Meteorological Winter has entered with a bang. Dense fog near Nashville has caused a 45-car pileup, killing one person. Snow and chilly temperatures are creating a tough morning in Denver. Multiple semi-trucks have been blown off I-15 in Utah. Santa Ana winds have knocked out power to many in the Pasadena, CA area.
Who’s ready for Spring?!
Well, you’re going to have to wait. Especially if you live in the northern half of the country. At least that’s the expectation according to NOAA and Accuweather, who have similar Winter Outlooks. First NOAA:
And here’s what Accuweather.com projects as of their new update this morning:
For the most part, the two outlooks are very similar with cold, snowy conditions in the northern portion of the country and warmer conditions in the South. One difference may be the extent of warmer-than-normal conditions in the southwest, but it’s a relatively minor difference. In fact, if you look at the latest 3-month outlook from the Climate Prediction Center, the area of above-normal temperatures in the southwest is gone and is replaced by a much larger area of above-normal temperatures in the southeast.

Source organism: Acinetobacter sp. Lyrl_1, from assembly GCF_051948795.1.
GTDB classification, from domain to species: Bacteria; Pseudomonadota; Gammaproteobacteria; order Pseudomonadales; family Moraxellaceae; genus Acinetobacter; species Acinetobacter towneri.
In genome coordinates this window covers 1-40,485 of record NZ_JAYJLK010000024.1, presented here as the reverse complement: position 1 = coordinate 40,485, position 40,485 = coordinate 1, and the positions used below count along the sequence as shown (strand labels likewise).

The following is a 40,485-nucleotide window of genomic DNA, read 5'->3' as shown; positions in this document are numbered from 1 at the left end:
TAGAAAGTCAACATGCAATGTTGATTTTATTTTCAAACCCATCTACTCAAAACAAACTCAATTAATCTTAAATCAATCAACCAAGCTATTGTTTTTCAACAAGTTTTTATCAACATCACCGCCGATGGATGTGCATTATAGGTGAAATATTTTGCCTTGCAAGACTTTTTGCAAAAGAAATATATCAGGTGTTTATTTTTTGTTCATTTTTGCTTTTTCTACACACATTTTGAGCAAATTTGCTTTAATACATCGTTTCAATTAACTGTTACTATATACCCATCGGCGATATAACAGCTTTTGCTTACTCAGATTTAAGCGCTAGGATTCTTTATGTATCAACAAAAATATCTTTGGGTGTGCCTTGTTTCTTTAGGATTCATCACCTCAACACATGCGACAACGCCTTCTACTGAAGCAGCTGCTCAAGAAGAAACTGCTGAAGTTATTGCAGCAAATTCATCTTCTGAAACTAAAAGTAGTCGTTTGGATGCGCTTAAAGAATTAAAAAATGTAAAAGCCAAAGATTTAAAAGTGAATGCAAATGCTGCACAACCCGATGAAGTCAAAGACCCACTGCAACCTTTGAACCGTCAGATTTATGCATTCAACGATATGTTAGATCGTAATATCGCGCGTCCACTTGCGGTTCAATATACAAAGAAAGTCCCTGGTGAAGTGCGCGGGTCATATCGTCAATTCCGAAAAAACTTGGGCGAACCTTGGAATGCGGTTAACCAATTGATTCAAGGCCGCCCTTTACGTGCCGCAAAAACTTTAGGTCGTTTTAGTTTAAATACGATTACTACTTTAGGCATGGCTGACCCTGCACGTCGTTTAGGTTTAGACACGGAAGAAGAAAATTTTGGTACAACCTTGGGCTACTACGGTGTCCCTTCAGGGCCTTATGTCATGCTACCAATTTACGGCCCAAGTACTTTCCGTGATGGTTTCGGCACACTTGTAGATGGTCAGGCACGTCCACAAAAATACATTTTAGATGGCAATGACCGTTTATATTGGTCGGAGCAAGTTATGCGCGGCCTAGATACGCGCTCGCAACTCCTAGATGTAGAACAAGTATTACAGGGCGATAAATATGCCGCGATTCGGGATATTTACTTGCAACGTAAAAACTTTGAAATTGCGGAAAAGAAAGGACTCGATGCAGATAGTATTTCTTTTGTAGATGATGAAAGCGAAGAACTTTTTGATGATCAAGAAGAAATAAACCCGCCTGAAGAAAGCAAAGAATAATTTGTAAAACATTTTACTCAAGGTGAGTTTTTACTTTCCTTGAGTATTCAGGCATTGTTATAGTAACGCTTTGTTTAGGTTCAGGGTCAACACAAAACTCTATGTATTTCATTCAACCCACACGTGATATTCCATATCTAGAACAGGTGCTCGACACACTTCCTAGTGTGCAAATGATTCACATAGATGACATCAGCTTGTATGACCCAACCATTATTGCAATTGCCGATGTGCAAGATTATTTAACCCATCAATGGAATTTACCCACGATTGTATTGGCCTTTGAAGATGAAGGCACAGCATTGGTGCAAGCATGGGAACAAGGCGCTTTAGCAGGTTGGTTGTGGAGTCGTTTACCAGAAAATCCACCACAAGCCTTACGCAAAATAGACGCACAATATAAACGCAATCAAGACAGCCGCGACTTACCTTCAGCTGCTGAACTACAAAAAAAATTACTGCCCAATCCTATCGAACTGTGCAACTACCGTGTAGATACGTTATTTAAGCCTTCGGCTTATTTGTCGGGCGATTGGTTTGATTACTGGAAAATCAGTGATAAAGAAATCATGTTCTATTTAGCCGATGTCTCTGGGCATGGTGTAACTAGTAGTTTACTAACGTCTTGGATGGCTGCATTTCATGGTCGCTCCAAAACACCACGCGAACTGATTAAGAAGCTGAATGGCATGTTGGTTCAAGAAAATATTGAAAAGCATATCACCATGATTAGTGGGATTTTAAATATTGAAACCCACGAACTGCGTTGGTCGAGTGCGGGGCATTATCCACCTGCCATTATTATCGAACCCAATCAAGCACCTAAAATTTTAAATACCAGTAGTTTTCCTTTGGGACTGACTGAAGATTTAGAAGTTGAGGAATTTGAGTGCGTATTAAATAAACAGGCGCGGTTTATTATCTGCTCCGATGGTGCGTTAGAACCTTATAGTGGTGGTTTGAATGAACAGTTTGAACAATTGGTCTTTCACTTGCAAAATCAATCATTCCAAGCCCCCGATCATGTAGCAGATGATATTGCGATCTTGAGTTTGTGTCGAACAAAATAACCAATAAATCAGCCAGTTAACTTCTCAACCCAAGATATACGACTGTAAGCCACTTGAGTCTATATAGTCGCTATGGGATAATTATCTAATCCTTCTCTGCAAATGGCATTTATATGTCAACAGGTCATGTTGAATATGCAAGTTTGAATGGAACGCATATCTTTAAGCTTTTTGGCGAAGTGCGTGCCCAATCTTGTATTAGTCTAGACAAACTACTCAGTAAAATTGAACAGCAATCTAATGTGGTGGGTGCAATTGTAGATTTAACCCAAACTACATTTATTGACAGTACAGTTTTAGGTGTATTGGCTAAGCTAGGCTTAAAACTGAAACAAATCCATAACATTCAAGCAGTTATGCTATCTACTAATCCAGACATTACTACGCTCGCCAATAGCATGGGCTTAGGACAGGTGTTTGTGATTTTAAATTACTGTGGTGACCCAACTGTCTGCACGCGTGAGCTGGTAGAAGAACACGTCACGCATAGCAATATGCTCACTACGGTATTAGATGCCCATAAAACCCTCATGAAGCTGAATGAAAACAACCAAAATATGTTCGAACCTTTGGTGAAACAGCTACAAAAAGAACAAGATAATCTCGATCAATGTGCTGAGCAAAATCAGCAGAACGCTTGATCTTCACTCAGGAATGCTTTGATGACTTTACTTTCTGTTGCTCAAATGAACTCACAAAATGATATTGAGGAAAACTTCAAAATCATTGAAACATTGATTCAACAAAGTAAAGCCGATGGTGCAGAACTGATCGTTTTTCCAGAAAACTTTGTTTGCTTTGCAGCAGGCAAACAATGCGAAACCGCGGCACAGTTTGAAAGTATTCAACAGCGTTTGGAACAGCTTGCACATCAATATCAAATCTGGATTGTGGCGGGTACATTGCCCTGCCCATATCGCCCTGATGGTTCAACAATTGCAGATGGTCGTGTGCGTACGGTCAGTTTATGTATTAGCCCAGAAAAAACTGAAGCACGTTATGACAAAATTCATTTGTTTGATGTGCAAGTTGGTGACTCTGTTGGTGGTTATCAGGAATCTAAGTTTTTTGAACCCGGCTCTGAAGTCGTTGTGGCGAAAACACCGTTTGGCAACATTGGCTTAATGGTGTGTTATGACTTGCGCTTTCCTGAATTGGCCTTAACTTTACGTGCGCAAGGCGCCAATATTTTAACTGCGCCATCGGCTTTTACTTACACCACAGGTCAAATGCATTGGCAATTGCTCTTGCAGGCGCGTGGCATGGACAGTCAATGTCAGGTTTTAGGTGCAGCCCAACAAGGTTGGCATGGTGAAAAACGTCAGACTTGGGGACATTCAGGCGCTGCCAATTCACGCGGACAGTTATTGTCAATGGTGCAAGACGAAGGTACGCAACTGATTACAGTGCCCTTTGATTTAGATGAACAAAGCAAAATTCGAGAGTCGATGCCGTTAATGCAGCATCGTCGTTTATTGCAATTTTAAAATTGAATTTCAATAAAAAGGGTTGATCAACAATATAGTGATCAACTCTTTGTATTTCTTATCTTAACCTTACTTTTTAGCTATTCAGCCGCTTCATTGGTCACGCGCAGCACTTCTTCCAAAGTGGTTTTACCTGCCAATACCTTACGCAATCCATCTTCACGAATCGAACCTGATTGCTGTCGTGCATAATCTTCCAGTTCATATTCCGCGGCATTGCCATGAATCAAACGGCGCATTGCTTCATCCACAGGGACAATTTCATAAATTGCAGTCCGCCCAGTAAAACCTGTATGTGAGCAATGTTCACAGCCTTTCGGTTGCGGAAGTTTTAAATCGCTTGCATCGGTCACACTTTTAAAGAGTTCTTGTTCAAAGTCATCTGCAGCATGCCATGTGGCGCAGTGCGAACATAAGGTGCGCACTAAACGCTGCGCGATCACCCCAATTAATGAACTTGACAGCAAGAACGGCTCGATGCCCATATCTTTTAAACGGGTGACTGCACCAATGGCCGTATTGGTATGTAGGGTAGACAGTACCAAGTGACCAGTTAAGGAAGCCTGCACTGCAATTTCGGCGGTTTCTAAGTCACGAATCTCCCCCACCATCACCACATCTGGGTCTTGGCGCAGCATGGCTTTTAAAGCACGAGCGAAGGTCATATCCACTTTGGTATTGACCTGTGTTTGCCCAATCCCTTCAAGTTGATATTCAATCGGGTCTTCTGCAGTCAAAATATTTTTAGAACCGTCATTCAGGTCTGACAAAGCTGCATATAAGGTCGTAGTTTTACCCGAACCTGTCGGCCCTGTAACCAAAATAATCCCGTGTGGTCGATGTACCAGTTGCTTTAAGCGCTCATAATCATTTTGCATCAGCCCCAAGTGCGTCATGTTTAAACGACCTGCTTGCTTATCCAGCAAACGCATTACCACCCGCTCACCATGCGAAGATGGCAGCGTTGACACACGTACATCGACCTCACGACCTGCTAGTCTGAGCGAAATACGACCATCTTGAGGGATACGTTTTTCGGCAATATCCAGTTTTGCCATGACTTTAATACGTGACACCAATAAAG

You may also notice the area of below-normal temperatures has increased in the mountain west and decreased in the Great Lakes.
So what’s the driving factor behind this Winter? Well, what’s the driving factor behind every Winter outlook? El Nino/La Nina. This year, we have a weak-to-moderate La Nina in the southern Pacific, which usually means milder conditions for the South and snow and cold for the northern Plains and Midwest. Of course, this doesn’t mean there won’t be a snowstorm in the South or along the East Coast. There very well could be at some point. Overall, however, it should my milder than normal with limited frozen precipitation south of the Mason-Dixon line.
Skiing conditions should be pretty excellent throughout much of the Mountain West this year and snowmobile rentals/sales should be healthy in the Northern Plains. In other words, places that are used to snow will see the bulk of it this Winter, which is probably best for everyone.
Of course, anything can happen, and we’ll be sure to monitor the accuracy of these predictions as the season unfolds.